A First Look at Salesforce.com Process Builder (Spring ’15)

Written by , | Jan 13, 2015

Final_Spring15-logo-300x246Process Builder is here! Certain sandboxes received Spring ’15 functionality on January 9th, 2015, and Process Builder was one of the new features included. For all production orgs and the rest of the sandboxes, you’ll have to wait until February to touch it, but you can get a glimpse of it here now.

The purpose of this post is to get you acquainted with the look and feel and a provide you with a taste of what can be done declaratively with Process Builder (not to review all Process Builder functionality in detail, which is a likely candidate for a future post).

I’ll walk through a relatively simple scenario. I will automate the creation of a new Opportunity when a new Account is created with a Type of “Customer.” Although basic, this example contains a major leap in declarative functionality: the ability to create a new record upon the creation or update of another record. Today, via Workflow Rules, this is not possible. It is possible using Visual Workflow, but Process Builder is significantly easier, quicker, and more intuitive to use. That’s my opinion and I’m sticking with it.

Below, I walk through the primary steps that are required in this example and include screenshots to give you a idea of what to expect.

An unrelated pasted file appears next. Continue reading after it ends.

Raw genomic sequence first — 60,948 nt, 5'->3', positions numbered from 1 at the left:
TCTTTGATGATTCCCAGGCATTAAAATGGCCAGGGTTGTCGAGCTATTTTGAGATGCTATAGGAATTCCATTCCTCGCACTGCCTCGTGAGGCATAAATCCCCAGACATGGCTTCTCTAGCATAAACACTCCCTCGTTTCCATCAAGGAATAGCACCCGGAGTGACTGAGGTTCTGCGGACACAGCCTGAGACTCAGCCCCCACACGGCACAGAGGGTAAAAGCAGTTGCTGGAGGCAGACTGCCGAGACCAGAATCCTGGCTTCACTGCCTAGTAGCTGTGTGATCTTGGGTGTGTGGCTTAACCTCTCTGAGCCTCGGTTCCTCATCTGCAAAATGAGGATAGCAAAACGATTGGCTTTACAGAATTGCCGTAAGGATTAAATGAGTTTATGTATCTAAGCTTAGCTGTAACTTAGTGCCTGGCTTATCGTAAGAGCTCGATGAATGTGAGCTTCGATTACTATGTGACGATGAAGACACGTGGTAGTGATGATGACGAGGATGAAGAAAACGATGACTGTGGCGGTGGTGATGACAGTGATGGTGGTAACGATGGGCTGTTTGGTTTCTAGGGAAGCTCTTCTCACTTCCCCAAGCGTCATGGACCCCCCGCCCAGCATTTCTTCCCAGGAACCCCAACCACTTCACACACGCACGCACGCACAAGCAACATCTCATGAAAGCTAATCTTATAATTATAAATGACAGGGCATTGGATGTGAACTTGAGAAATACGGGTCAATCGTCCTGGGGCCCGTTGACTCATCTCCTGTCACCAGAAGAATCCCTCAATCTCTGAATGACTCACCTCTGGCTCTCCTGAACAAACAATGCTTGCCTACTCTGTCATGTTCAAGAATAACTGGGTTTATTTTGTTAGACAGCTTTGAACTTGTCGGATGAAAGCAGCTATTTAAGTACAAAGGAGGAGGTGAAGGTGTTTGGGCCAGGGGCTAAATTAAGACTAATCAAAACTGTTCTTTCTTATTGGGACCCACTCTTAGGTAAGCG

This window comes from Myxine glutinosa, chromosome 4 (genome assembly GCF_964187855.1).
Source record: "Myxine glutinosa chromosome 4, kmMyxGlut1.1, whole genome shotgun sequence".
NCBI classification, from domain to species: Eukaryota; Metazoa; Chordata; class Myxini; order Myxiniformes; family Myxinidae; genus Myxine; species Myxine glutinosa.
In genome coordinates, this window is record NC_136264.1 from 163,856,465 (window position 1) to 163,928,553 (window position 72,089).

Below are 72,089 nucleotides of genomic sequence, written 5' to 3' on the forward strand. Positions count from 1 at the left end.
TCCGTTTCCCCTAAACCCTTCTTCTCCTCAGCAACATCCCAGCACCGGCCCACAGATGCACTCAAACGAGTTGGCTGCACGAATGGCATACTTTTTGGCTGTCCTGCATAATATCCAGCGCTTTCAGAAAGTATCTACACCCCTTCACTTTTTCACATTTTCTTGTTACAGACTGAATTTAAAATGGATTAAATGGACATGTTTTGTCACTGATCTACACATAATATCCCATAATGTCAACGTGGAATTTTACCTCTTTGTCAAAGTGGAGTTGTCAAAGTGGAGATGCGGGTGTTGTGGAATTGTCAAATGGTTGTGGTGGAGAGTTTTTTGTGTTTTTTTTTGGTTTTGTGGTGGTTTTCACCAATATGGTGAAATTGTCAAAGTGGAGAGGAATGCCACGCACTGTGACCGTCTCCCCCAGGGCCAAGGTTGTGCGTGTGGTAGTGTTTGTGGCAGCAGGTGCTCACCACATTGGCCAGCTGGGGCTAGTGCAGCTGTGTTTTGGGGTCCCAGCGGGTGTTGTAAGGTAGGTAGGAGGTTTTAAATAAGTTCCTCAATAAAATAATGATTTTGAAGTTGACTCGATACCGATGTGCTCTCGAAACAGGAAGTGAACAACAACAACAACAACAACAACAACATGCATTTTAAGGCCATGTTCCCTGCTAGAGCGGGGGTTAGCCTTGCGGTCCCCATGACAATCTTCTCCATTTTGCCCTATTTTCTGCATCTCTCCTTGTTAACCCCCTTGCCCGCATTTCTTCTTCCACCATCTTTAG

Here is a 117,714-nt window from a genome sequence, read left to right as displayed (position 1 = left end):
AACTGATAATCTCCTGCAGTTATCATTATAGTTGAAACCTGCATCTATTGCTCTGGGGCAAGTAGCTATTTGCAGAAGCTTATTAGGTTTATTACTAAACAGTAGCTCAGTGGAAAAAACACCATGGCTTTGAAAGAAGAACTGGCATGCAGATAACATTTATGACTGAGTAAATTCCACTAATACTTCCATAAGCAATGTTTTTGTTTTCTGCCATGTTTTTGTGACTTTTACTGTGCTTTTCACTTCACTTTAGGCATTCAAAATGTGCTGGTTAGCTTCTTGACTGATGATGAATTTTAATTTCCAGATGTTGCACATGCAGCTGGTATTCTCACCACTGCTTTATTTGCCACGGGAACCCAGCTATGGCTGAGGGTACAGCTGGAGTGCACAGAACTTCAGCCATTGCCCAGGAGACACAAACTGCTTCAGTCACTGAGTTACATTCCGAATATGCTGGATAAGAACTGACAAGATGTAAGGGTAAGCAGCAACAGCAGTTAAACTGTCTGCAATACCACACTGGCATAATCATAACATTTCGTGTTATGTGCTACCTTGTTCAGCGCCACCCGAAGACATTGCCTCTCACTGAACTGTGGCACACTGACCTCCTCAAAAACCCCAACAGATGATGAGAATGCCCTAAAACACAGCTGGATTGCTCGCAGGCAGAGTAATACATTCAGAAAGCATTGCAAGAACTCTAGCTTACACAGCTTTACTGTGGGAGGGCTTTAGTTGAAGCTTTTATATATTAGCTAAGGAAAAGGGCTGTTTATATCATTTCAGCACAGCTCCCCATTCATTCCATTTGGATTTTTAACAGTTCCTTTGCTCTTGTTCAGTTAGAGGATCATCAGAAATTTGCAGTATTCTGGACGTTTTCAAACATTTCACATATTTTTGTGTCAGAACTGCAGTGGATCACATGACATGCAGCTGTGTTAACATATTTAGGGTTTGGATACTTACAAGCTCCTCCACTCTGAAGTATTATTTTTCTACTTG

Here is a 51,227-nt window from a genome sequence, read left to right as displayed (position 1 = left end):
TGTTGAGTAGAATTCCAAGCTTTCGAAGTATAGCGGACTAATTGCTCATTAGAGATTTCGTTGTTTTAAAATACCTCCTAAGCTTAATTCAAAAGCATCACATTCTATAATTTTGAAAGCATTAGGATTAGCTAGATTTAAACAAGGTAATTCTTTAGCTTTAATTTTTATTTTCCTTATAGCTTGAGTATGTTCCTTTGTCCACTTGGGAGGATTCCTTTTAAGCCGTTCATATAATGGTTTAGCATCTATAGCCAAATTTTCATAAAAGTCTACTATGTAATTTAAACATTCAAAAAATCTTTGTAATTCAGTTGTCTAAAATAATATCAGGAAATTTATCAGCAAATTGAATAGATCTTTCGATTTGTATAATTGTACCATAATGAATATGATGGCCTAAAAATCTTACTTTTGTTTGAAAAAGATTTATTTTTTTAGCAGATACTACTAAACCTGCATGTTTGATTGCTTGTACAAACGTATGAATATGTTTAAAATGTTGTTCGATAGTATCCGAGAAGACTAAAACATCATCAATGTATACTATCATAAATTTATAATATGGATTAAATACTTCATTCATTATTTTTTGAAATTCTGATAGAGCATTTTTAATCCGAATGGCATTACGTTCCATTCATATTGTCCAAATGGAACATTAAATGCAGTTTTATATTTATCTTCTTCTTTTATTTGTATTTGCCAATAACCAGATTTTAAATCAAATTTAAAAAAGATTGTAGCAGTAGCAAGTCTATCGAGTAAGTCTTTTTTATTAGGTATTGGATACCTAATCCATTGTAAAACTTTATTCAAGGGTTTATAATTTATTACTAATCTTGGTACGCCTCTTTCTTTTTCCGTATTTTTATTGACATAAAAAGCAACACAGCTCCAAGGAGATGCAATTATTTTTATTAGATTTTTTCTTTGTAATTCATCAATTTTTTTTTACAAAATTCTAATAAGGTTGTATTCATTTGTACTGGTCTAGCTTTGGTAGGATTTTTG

Scenario: Automatically create an Opportunity upon the creation of a Account for which Type = “Customer”

1. Navigate to Setup > Create > Workflow & Approvals > Process Builder

Figure 1 – Process Builder Setup Menu

2. Review Process Builder start page and click “New” to start building.

Figure 2 – Process Builder Start Page

3. Create your new process.

Figure 3 – Metadata definition

4. Select the object to be evaluated (in this case, Account).

Figure 4 – Object selection

5. Review current process with object added.

Figure 5 – Account selected as the object to be evaluated

6. Start to definite the criteria that will determine when action(s) will be triggered.

Figure 6 – Add Criteria

7. Name the criteria entry and identify when actions should be evaluated.

Figure 7 – Criteria definition

8. Create your filter field (Type).

Figure 8 – Filter field value

9. Apply filter value (Type = “Customer”) and review your filter.

Figure 9 – View of Filter Criteria

10. Save your filter criteria.

Figure 10 – Save Filter Criteria

11. Add a corresponding action (Create a Record).

Figure 11 – Add Action

12. Populate required fields for the new Opportunity record.

Figure 12 – Population of Required Fields

13. Activate the process by clicking on “Activate” at the top right.

Figure 13 – Activation Warning

14. Review your activated process.

Figure 14 – An Activated Process

15. Review all of your processes by navigating to “My Processes.”

Figure 15 – My Processes

There’s no doubt in my mind that Process Builder warrants at least one more post to dissect how it works and walk through all of its various aspects. Look for that post in the near future. In the meantime, make sure to check out “Practical Salesforce.com Development Without Code” (below) for more content on building declarative solutions in Salesforce.com.

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